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Elephant Crop Damage: Subsistence Farmers’ Social Vulnerability, Livelihood Sustainability and Elephant Conservation

1
Department of Zoology and Aquatic Sciences, The Copperbelt University, Riverside Campus, P.O. Box 21692, Kitwe, Zambia
2
Monash University South Africa, Directorate of Water Research Node, Private Bag X60, Roodepoort 1725, Johannesburg, South Africa
3
Dag Hammarskjöld Institute of Peace and Conflict Studies, The Copperbelt University, Riverside Campus, P.O. Box 21692, Kitwe, Zambia
4
Department of National Parks and Wildlife, Private Bag 1, Chilanga 10100, Zambia
*
Author to whom correspondence should be addressed.
Sustainability 2018, 10(10), 3572; https://doi.org/10.3390/su10103572
Received: 20 August 2018 / Revised: 25 September 2018 / Accepted: 26 September 2018 / Published: 7 October 2018
(This article belongs to the Section Sustainable Agriculture)

Abstract

African elephants (Loxodonta africana) induce considerable crop damage risks, shocks and stresses on subsistence farmers at the wildlife-agriculture interface. In this study, we explored the social dimensions of human-elephant interactions in the wildlife-agrarian landscape. The study aimed at unraveling the associated hazardous conditions and nature of the subsistence farmers’ social vulnerability and practices with respect to elephant crop damage, subsistence farmers’ livelihoods, and elephant conservation. Applying qualitative thematic content analysis, the sustainable livelihood framework (SLF) and additive generalized linear models (GLMs), this study revealed that the status of relational social capital influences human-elephant conflict (HEC) management and subsistence farmers’ responses, regardless of the farmers’ social learning and environmental values about the social-ecological system. The strengthening of multiple local stakeholder participation, institutional governance and access to livelihoods assets are needed for human food security and elephant conservation. Adoption of more effective nuanced crop protection counter-measures against elephants at farm level is urgently needed.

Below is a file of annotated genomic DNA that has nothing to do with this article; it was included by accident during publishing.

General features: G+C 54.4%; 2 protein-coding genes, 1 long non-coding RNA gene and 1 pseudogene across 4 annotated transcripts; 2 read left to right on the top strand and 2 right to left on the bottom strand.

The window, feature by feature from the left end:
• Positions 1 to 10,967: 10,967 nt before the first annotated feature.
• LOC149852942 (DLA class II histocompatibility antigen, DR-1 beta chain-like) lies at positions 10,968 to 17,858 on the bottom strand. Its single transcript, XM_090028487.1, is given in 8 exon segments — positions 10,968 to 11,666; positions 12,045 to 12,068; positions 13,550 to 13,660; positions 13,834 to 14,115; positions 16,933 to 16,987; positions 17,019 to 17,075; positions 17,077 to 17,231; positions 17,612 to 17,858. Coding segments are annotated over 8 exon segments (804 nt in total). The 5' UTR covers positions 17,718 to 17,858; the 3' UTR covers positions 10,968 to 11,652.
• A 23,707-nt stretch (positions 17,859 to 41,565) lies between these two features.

Keywords: crop protection; disaster risk reduction; environmental attitudes; Loxodonta africana; relational social capital crop protection; disaster risk reduction; environmental attitudes; Loxodonta africana; relational social capital

1. Introduction

Wildlife conservation conflicts arise when people are affected by the enforcement or non-enforcement of conservation measures such as rules, regulations and laws [1]. Conservation conflicts represent underlying disagreements among people, which need to be addressed to support human well-being and biodiversity conservation [2]. Competing claims over land use by various interest groups such as farmers and wildlife agencies particularly in drylands [3], and limited space and resources for humans and wildlife due to increasing human and wildlife populations [4], could be escalating the wildlife conservation conflicts in wildlife-agrarian landscapes. As conservation conflicts negatively impact on humans and wildlife, several conservation organizations seek urgent solutions to manage the increasing wildlife conservation conflicts (e.g., [5,6,7]). The interventions include those that target the management of human-wildlife conflicts (HWCs), largely involving human behaviors [8]. According to [9], HWCs occur when “wildlife impacts humans negatively (physically, economically, or psychologically), and where humans likewise negatively impact wildlife”. Among a range of the key ‘problem animals’ are the African elephants (Loxodonta africana). In particular, human-elephant conflicts (HECs) have potential to cause considerable food insecurity to the affected farmers through crop damage by elephants [10].
Like other wildlife conservation conflicts, the crop damage by elephants is complex, severe, widespread and often a protracted challenge to subsistence farmers, wildlife managers and conservationists (e.g., [11,12,13]). Several spatio-temporal factors such as seasonality, type of mitigation methods, proximity to protected areas and water, and farm sizes are associated with elephant-caused crop damage (e.g., [14,15,16,17]). Based on how farmers make sense of ‘problem elephants’ [18], crop agriculture in elephant home ranges increases the levels of interactions between subsistence farmers and elephants through farmers’ encroachment into elephant habitats [19]. Elephants will often roam about seeking food supplements in crop fields, where they devour crops or trample upon them [20]. Within such HECs, humans themselves, for instance, farmers, conservationists and wildlife practitioners, often conflict with each other over elephant crop damage [21]. The conflicts can have wide-ranging negative socio-economic and environmental impacts on subsistence farmers [22]. As such, public outcries, bad publicity and political overtones ensue, undermining efforts targeted at conserving the elephants, which are vulnerable species [19,23,24].